Some people (myself included) have joked that Jackson Galaxy and I are different versions of the same guy. On the surface we’re each big, bald-headed, cat-loving guys with distinctive eyewear, quasi-retro looks, and backgrounds in art and performance who live in the public eye to varying degrees. (Galaxy hosts Animal Planet’s My Cat from Hell and wrote a book about his experience called Cat Daddy; I write this column.) At a conference last fall I was mistaken for him over a two-day period — and it was hysterical.
But after talking to him on the phone a few days ago, it’s no longer really a joke. It felt like reconnecting with an old friend. Our ideas on appearance, intellect, animals, creativity, metaphysics, and how it all fits together are remarkably similar. (To add “uncanny” to the mix, Galaxy is recovering from back surgery, and on the day of our interview I was home with a pretty severe back injury.)
I’ll add that Galaxy is far more advanced than I am on a lot of fronts. Our conversation made it clear: He is a man who’s living the life the universe wants him to live — using everything he’s learned in life to inform what he does. Below are excerpts from our conversation — and more are to come.
In Cat Daddy (which recently was released in paperback), Galaxy describes himself as “sensitive” and introspective, and definitely not a confrontational person, despite his appearance that might suggest otherwise. I’ve long seen myself in a similar way for similar reasons. I asked Galaxy how this paradox applies to men who love cats and to cats themselves.
“When you’re a big guy [Galaxy was six feet tall by age 12 or 13], you’re held to a certain stereotype,” he said. “But by the time I was 16, I was the introspective singer/songwriter guy.”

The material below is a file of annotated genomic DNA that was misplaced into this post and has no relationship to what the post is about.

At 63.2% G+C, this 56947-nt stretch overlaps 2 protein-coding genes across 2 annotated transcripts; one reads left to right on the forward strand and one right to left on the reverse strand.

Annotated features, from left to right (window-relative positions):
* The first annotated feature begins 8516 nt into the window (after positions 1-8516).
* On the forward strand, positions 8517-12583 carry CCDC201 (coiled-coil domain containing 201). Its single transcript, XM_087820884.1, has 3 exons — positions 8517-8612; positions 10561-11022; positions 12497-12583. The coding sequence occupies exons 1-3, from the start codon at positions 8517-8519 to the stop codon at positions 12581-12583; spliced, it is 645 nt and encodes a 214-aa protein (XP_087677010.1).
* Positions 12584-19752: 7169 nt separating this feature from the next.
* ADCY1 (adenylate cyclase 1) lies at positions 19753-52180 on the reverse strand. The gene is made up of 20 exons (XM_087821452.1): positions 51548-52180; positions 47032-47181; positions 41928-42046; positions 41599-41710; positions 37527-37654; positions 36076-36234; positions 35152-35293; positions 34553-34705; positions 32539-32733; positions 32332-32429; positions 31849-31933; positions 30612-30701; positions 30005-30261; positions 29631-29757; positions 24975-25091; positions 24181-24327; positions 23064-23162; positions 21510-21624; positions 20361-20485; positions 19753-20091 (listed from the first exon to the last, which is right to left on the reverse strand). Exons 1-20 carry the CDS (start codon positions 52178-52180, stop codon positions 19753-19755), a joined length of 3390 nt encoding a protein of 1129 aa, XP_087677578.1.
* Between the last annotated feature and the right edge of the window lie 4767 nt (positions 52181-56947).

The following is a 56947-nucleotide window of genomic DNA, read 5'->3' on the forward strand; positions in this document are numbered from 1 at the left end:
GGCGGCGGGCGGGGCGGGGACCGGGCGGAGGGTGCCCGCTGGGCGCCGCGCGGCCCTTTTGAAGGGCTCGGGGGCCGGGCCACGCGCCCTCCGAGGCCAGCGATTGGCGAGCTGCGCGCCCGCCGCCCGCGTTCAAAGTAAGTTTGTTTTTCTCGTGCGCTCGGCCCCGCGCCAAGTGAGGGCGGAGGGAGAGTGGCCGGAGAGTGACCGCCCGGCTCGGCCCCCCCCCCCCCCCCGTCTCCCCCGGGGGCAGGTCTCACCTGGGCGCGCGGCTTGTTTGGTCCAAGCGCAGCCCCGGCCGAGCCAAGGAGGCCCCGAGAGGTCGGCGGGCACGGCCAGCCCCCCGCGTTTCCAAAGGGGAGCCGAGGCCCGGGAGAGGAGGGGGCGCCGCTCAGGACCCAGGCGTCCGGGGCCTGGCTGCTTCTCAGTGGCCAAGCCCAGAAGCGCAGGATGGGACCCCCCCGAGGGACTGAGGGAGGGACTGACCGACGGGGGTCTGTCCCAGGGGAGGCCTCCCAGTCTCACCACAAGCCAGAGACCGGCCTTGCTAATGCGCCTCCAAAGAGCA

He was in a band, and he also went on to study theater and performance art. These are not the first things that come to mind when someone sees a big, butchy man. (Neither are cats.) Yet Galaxy says he has embraced this paradox.
“I’m psyched to confuse you,” he says. “The first time a four-syllable word comes out of my mouth, I love to see that look on your face.”
He says mistaken assumptions are also often made about cats — that cats are aloof, that they can’t be trained, that they prefer to be by themselves, that they’re not sensitive animals — and he revels in showing people what they didn’t expect.
“When you humble someone by blowing their assumptions out of the water, you show them mystery,” he said.
And cats are all about mystery.
Speaking of mystery, I’ve long been puzzled why many people contend that men and cats just don’t go together. I asked Galaxy about this, and he said he can see where such ideas originate.
“I’ve always seen [cats] as more of a feminine thing,” he said. “I’ve seen women as more appreciative of mystery, where the male psyche is more of the conqueror — as in, ‘Let’s take apart the radio to see how it works.’ We know how dogs work [more than we understand cats], so they’ve been more of a guy thing.”
But more men are coming to embrace the mystery. On a recent book tour he saw more and more men in audiences whose numbers were in the hundreds — and lots of them standing up to be recognized as cat lovers.
“Mystery serves a great purpose in our lives,” he said. “Cats, to me, they really symbolize that.”
Another memorable part of Cat Daddy involves Galaxy’s background as a performer. I asked him to describe some of the ways this experience helps him.
“I always thought my calling was in front of an audience,” he said. “It’s the only thing I thought I would be.”
This, he said, has kept him grounded as My Cat From Hell has become more popular.
On a deeper level, he says it has helped him evaluate situations among people and animals, because performers study the behavior of those around them so they can incorporate it into their work.
An example all things working together, he said, involves a woman on his show named Megan and her cat Fi, a purebred Persian who had bounced between homes and shelters and who refused to use a litter box.